Icebergs beneath a grey sky Photo Emma Hall

Arctic and Antarctic end-of-season report – October 2021


  • Sea ice extent for September 2021 was the 12th lowest on record.
  • Extent was well below average north of Siberia, but closer to average north of Alaska.
  • Summer 2021 was warmer than average in the Arctic but cooler than the summers of 2019 and 2020. It was also an extremely stormy Arctic summer.
  • Ice melting was faster than average for the first half of the summer but slowed during the second half.
  • Predictions of September ice extent tended to underestimate the eventual extent.
  • Antarctic sea ice extent has likely reached its seasonal maximum and has been declining since 1st September.


September Arctic sea ice extent

Sea ice extent for September 2021 was 4.87 million sq km according to the HadISST1.2 dataset (Rayner et al., 2003). This was the 12th lowest September extent recorded in the satellite era (since 1979). It was 1.51 million sq km below the 1981-2010 average, and 0.66 million sq km above the long-term linear trend (Figure 1).

Figure 1. September Arctic sea ice extent during the satellite era, according to HadISST1.2, with linear trend indicated.

Extent at minimum was well below average in the Barents, Kara, Laptev and East Siberian Seas north of Siberia (Figure 2). While it was nearer average in the Beaufort and Chukchi Seas north of Alaska, much of the ice surviving in these regions was rather dispersed, and in an advanced state of melting.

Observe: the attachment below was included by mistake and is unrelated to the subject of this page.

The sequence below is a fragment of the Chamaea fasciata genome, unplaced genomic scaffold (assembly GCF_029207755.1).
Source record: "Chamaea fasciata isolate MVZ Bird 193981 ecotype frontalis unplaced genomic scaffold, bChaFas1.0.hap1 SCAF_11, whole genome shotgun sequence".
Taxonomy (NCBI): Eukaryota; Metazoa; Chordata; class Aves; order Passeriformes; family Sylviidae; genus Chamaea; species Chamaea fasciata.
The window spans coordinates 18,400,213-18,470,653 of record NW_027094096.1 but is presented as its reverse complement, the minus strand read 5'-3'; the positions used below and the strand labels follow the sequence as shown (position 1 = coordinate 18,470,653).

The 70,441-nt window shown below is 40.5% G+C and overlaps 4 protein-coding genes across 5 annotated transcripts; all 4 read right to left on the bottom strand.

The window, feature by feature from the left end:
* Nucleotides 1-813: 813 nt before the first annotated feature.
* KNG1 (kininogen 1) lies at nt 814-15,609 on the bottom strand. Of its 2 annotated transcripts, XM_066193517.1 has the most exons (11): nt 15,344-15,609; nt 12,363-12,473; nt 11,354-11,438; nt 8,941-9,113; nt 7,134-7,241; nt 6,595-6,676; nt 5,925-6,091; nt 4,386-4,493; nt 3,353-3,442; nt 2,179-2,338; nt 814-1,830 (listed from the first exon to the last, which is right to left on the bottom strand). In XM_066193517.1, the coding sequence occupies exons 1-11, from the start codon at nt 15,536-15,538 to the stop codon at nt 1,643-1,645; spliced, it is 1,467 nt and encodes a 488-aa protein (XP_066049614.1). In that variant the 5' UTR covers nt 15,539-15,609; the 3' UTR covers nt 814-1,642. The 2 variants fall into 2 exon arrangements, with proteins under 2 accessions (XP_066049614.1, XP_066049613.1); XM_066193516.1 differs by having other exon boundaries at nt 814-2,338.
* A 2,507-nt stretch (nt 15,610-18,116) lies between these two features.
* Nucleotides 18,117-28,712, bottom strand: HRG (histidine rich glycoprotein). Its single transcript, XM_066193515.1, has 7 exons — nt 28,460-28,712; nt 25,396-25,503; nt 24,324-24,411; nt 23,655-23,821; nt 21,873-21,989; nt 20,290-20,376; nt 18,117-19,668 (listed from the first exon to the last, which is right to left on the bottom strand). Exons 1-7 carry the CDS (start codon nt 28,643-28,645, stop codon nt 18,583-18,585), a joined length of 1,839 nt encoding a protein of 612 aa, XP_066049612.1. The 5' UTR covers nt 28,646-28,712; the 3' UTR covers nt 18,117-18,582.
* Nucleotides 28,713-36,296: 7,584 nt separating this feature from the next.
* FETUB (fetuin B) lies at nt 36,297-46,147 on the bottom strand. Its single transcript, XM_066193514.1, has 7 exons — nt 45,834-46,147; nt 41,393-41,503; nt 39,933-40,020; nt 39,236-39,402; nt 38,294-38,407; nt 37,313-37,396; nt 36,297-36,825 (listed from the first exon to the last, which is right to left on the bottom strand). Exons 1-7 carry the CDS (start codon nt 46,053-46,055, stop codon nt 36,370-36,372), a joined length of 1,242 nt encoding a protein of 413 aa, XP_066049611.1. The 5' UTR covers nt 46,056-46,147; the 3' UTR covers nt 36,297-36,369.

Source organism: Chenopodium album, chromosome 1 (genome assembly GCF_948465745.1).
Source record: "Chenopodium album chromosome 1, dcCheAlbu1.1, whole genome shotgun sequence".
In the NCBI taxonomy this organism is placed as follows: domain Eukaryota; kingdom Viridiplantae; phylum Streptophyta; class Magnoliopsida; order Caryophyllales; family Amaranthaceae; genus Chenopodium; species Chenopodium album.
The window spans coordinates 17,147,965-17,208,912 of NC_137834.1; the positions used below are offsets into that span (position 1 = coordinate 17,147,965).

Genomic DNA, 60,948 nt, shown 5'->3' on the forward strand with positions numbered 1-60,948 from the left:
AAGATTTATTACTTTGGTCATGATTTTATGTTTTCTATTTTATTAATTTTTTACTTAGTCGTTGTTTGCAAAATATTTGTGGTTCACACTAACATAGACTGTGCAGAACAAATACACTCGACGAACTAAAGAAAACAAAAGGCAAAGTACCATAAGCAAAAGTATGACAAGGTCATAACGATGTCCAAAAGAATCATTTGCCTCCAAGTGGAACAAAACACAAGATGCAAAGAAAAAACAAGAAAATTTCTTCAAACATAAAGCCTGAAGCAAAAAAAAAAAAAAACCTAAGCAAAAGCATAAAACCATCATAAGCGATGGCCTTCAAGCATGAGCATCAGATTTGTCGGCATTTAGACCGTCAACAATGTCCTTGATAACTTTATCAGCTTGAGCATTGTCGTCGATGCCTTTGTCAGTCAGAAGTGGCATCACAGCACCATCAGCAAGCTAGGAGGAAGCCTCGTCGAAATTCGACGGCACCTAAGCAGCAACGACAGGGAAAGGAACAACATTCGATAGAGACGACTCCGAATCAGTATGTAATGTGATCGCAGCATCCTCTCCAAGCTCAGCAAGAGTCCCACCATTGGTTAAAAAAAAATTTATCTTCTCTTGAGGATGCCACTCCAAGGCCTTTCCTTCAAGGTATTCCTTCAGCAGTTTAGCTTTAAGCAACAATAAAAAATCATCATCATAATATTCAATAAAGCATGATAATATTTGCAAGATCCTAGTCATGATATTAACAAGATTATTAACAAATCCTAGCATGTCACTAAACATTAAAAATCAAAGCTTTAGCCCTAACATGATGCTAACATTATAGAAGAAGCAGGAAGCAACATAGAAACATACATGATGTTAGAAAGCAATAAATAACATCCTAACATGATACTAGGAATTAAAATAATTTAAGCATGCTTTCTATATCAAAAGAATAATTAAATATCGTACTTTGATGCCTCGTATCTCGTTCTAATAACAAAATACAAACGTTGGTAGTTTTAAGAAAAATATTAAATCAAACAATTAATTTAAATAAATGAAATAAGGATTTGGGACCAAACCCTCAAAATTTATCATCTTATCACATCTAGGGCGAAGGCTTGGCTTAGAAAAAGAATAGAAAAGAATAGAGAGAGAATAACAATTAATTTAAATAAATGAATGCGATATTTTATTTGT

Figure 2. Arctic sea ice extent in September 2021, compared to the record low year of 2012 and the 1981-2010 average, with regions named in the text labelled. Data are from HadISST1.2.

Melt season review

Summer 2021 was warmer than the 1981-2010 average, but substantially cooler than those of 2019 and 2020, which were successive record warm summers (Figure 3). The summer was consistently stormy throughout most of the Arctic, with mean sea level pressure lower than average everywhere except in the East Siberian Sea (Figure 4a). The Laptev Sea saw the highest temperature anomalies (Figure 4b), with a small region exceeding +3°C relative to the 1981-2010 average, partly due to very warm conditions from late June to early July associated with a heatwave in Eastern Siberia. On the other hand, parts of the Beaufort Sea saw below-average temperatures.

Figure 3. Average May-August temperature anomaly at 925 hPa over the Arctic Ocean region (°C), for the years 1948-2021, relative to the 1981-2010 average. Data are from the NCEP reanalysis.

Figure 4. Anomaly in (a) mean sea level pressure (hPa); (b) air temperature (°C) at 925 hPa (about 1km above mean sea level) for May-August 2021, relative to the 1981-2010 average. Data are from the NCEP reanalysis (Kalnay et al., 1996).

The rate of sea ice melt relative to average varied throughout the season, although less dramatically than during Summer 2020. Faster than average sea ice melt mainly occurred during the first half of the melt season (Figure 5), associated particularly with rapid melting in the Laptev Sea. From mid-July to late August ice melt was somewhat slower than average. This change was associated with an atmospheric circulation shift, with the focus of storms tending to move from the Central Arctic to the Beaufort and Chukchi Seas, causing northerly winds over the Laptev and East Siberian Seas and likely slowing melting. From late August until the minimum sea ice extent in mid-September, melting returned to above-average levels, associated with degradation of the ice in the Beaufort and Chukchi Seas.